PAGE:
With the school year underway, let’s explore how to implement Journalist’s Toolbox into a classroom rather than focus on a single tool this month. College professors and high school journalism teachers have used the site for more than 25 years, mainly for research purposes.
On a warm summer night, I’m volunteering at the check-in desk at a community event. During a lull, I chat with a fellow volunteer. As often happens, the topic turns to work. After learning I’m a professor, he asks what I teach.
Last fall, college journalists across the country reported about diversity issues on campus, sometimes involving classmates raising awareness of racism, discrimination and threats. These issues came to our campus at Western Washington University in Bellingham, Wash., with an unprecedented action: The administration canceled classes for one day, concerned about threats on social media toward students of color.
Educators use YouTube for education videos (think Kahn Academy), and media students and advisers are uploading broadcast videos to YouTube every day. Yet more educators — as a staff or individually — need to encourage students to use the medium as a means to gain valuable skills in journalism while they have fun.
In 2014, SPJ’s Journalism Education Committee conducted research into the state of high school journalism, and we uncovered several intriguing issues. Many programs are thriving, but others were troubling. Some lack support from local journalists and/or administrations, and nearly a third of all administrators conduct prior review of all publications.
The Bible can serve as a rich resource for journalists, providing references ranging from “apple of your eye” (Psalm 17) to Zacchaeus (Luke 19). In some newsrooms and classrooms, though, biblical concepts can get lost in translation. Here are six potential pitfalls: 1.
When Colorado and Washington state began legal retail sales of marijuana in 2014, student newsrooms, like the one I advise at Colorado State University-Pueblo, were undoubtedly home to animated discussions about the implications legal pot have on advertising. Now that voters in Alaska, Oregon and Washington, D.C.,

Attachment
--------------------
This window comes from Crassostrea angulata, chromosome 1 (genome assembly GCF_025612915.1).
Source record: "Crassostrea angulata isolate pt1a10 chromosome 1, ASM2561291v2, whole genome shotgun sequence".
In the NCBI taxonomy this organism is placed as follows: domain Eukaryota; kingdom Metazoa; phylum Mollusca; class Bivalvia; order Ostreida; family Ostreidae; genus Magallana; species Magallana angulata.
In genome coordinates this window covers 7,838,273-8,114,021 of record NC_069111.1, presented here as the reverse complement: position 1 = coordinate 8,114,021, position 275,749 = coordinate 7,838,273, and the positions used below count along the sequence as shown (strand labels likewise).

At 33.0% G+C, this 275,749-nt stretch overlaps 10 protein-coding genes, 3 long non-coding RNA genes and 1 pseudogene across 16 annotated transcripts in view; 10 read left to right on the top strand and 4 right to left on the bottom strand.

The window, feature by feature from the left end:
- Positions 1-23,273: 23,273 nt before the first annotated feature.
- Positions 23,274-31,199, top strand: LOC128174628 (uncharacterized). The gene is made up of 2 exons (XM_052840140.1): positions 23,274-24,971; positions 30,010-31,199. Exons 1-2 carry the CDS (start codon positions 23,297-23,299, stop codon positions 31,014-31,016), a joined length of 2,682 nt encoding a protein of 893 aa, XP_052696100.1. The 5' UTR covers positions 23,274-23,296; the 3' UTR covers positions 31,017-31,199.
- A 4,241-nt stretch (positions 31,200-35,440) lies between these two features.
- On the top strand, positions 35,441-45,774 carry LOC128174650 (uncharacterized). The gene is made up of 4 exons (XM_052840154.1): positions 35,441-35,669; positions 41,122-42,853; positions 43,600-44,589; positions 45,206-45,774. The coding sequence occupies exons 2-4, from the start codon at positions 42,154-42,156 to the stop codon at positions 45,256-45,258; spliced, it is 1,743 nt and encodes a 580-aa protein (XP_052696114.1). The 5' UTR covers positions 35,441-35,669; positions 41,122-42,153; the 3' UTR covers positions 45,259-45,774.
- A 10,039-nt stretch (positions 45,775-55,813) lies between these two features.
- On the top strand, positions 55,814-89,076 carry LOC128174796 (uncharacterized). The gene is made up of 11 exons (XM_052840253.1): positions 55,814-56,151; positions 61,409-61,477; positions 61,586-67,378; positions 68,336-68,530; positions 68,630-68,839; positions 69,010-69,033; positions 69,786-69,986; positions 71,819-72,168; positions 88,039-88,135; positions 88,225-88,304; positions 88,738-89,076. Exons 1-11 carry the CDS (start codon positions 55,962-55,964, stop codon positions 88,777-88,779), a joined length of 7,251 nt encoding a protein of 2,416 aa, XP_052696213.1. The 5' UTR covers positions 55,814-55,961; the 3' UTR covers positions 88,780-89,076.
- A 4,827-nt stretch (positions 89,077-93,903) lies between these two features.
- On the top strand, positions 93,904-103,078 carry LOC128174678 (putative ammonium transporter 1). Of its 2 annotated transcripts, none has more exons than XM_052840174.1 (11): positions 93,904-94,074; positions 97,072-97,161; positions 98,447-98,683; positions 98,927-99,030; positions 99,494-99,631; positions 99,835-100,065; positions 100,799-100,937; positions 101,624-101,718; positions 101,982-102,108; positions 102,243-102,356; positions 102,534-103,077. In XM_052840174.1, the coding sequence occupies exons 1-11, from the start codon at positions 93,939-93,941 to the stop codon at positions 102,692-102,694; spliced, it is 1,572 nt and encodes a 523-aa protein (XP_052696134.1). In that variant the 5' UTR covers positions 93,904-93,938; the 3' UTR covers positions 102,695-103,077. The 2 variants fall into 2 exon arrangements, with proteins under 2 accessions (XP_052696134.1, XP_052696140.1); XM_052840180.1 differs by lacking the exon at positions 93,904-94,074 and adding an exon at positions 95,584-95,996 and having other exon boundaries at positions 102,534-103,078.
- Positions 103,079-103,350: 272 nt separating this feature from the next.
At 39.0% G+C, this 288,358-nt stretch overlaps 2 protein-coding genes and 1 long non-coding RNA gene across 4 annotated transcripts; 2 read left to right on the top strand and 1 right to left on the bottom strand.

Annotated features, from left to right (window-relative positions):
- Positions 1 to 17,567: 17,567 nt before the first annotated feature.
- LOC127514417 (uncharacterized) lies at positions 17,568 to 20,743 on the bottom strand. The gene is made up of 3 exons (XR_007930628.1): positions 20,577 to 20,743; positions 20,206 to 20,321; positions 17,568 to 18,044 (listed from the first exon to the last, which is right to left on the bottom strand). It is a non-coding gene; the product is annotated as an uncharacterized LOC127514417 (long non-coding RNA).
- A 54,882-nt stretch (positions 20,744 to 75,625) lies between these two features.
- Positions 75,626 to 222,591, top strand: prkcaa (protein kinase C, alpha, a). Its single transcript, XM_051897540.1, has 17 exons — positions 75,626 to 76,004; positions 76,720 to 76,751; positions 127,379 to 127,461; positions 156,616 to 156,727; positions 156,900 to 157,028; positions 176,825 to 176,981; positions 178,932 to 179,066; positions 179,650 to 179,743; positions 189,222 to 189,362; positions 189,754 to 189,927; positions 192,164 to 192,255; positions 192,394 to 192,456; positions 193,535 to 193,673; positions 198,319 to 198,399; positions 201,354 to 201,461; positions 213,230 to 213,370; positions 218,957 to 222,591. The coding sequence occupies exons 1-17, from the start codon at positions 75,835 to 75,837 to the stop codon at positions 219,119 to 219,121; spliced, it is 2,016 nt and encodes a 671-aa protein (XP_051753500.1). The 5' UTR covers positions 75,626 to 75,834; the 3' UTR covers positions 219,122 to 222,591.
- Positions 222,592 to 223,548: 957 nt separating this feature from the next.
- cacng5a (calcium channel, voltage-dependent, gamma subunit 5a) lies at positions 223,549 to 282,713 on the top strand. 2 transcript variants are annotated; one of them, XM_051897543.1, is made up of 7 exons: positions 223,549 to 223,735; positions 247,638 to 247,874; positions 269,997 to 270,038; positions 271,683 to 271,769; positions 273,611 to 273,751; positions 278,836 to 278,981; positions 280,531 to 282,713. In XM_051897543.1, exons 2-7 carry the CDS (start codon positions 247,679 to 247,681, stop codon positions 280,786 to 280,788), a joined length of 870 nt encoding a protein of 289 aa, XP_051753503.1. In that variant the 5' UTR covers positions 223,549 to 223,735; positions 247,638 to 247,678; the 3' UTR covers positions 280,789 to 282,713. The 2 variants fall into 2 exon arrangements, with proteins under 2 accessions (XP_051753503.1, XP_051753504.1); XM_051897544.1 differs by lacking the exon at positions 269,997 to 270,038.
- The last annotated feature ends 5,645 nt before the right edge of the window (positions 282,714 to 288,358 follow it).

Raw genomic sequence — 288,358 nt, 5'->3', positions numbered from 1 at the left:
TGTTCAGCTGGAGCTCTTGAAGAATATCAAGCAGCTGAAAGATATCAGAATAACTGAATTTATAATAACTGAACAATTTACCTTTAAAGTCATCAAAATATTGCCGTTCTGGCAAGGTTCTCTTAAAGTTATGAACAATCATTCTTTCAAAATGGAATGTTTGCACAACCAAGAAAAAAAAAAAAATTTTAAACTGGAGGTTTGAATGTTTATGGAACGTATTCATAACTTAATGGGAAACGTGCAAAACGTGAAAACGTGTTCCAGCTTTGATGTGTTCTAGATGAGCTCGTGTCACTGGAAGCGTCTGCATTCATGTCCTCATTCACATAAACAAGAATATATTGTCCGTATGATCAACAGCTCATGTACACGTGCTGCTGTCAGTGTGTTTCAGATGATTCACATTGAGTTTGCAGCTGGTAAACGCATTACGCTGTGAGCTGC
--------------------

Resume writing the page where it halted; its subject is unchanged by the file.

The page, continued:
When more than 6 feet of snow fell on and around Buffalo, N.Y., in November, television stations and news websites used aerial video for an immersive perspective of the storm. One particular flyover video from WKBW took viewers through a suburban winter wonderland where houses, cars and trees were buried under a dense blanket of snow.
You must know how to do it all. It is a mantra that is sounded throughout journalism and mass communication programs across the country. Student journalists hear those words time and time again. Educators are constantly reminding their students to be skilled at working with audio, text, video and photography in order to be prepared and to be adept at working in a converged media environment.
Research show the people known as the millennial generation usually do not read news in print. Newspapers fall far, far behind social media, Comedy Central and other sources. The most recent Pew Research Center biennial news consumption survey shows that even with news available 24/7 through a variety of outlets, 29 percent of the millennial generation are “newsless” As journalism faculty, it’s frustrating in a reporting class to ask students what news they are reading and the answer comes back: “The news apps on my phones.
Whenever I hear the call for journalism schools to be like teaching hospitals, I can’t help but picture an editing professor bellowing to student reporters in scrubs, “We’re losing this story. Get me 20 CCs of active voice — stat!” Jokes aside, we’ve been hearing a lot lately about the teaching hospital model and other prescriptions for reforming journalism education.
Detroit Free Press reporter Jim Schaefer is well known for winning a Pulitzer after uncovering the scandals of former Detroit Mayor Kwame Kilpatrick. At the April SPJ Region 4 conference, Schaefer shared those reporting experiences and many others with a roomful of aspiring journalists.
It’s a challenge for even some of the most seasoned TV reporters: having an authoritative yet approachable delivery as they “track” or narrate a story. Also hard: appearing at ease during the on-camera portion of the story, commonly known as the stand-up.
During the last week of classes in the fall 2013 term, I told my students about five myths perpetuated within the School of Journalism & Broadcasting at Western Kentucky University and outside it. One of the myths was “multitasking,” more specifically that the current generation of students is a “multitasking generation” capable of deftly juggling multiple skills and tasks.
The end of the year turns the attention of advisers and students to journalism contests — or at least it should. Veterans in advising, judging and winning share these eight contest tips: 1) GO FOR IT Michael Koretzky, contest coordinator and SPJ Region 3 director, said the biggest “do” is to enter the categories as a longshot.
I found myself yelling “Amen, Brother!” and “You said it!” while reading Timothy McCarty’s “Education Toolbox” column on valuing student media (Quill, May/June 2013). I, too, receive dozens of requests from organizations offering “a great learning experience” by having students produce (usually free) videos for them.